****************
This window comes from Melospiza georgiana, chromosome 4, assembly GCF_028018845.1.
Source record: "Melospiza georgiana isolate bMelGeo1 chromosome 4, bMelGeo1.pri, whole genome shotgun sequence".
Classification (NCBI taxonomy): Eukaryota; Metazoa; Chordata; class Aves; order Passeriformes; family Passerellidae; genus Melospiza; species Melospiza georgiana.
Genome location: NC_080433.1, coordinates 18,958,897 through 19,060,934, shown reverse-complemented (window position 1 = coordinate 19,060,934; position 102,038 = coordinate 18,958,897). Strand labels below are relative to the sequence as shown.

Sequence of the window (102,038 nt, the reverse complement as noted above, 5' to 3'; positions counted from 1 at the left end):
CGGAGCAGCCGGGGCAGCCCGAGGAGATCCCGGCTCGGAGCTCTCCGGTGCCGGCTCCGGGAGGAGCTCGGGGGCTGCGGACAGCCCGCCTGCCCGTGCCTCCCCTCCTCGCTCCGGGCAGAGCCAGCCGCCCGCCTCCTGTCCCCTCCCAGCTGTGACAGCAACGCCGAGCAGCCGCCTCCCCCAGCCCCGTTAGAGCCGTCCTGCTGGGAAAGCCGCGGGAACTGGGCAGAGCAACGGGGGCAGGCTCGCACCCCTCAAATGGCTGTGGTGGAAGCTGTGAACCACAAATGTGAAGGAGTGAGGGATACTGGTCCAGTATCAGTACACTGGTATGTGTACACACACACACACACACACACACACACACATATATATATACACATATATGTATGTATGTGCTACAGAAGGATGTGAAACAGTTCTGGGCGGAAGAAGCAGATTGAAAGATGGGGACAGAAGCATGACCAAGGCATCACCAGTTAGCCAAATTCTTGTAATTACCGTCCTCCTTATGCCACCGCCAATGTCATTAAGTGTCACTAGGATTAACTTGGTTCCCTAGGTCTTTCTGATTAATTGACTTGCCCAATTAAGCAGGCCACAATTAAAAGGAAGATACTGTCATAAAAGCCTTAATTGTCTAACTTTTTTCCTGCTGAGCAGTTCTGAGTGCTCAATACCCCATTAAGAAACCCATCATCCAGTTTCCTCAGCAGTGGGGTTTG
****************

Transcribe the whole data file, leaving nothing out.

This window comes from Melospiza georgiana, chromosome 4, assembly GCF_028018845.1.
Source record: "Melospiza georgiana isolate bMelGeo1 chromosome 4, bMelGeo1.pri, whole genome shotgun sequence".
Classification (NCBI taxonomy): Eukaryota; Metazoa; Chordata; class Aves; order Passeriformes; family Passerellidae; genus Melospiza; species Melospiza georgiana.
Genome location: NC_080433.1, coordinates 18,958,897 through 19,060,934, shown reverse-complemented (window position 1 = coordinate 19,060,934; position 102,038 = coordinate 18,958,897). Strand labels below are relative to the sequence as shown.

Sequence of the window (102,038 nt, the reverse complement as noted above, 5' to 3'; positions counted from 1 at the left end):
CGGAGCAGCCGGGGCAGCCCGAGGAGATCCCGGCTCGGAGCTCTCCGGTGCCGGCTCCGGGAGGAGCTCGGGGGCTGCGGACAGCCCGCCTGCCCGTGCCTCCCCTCCTCGCTCCGGGCAGAGCCAGCCGCCCGCCTCCTGTCCCCTCCCAGCTGTGACAGCAACGCCGAGCAGCCGCCTCCCCCAGCCCCGTTAGAGCCGTCCTGCTGGGAAAGCCGCGGGAACTGGGCAGAGCAACGGGGGCAGGCTCGCACCCCTCAAATGGCTGTGGTGGAAGCTGTGAACCACAAATGTGAAGGAGTGAGGGATACTGGTCCAGTATCAGTACACTGGTATGTGTACACACACACACACACACACACACACACACATATATATATACACATATATGTATGTATGTGCTACAGAAGGATGTGAAACAGTTCTGGGCGGAAGAAGCAGATTGAAAGATGGGGACAGAAGCATGACCAAGGCATCACCAGTTAGCCAAATTCTTGTAATTACCGTCCTCCTTATGCCACCGCCAATGTCATTAAGTGTCACTAGGATTAACTTGGTTCCCTAGGTCTTTCTGATTAATTGACTTGCCCAATTAAGCAGGCCACAATTAAAAGGAAGATACTGTCATAAAAGCCTTAATTGTCTAACTTTTTTCCTGCTGAGCAGTTCTGAGTGCTCAATACCCCATTAAGAAACCCATCATCCAGTTTCCTCAGCAGTGGGGTTTG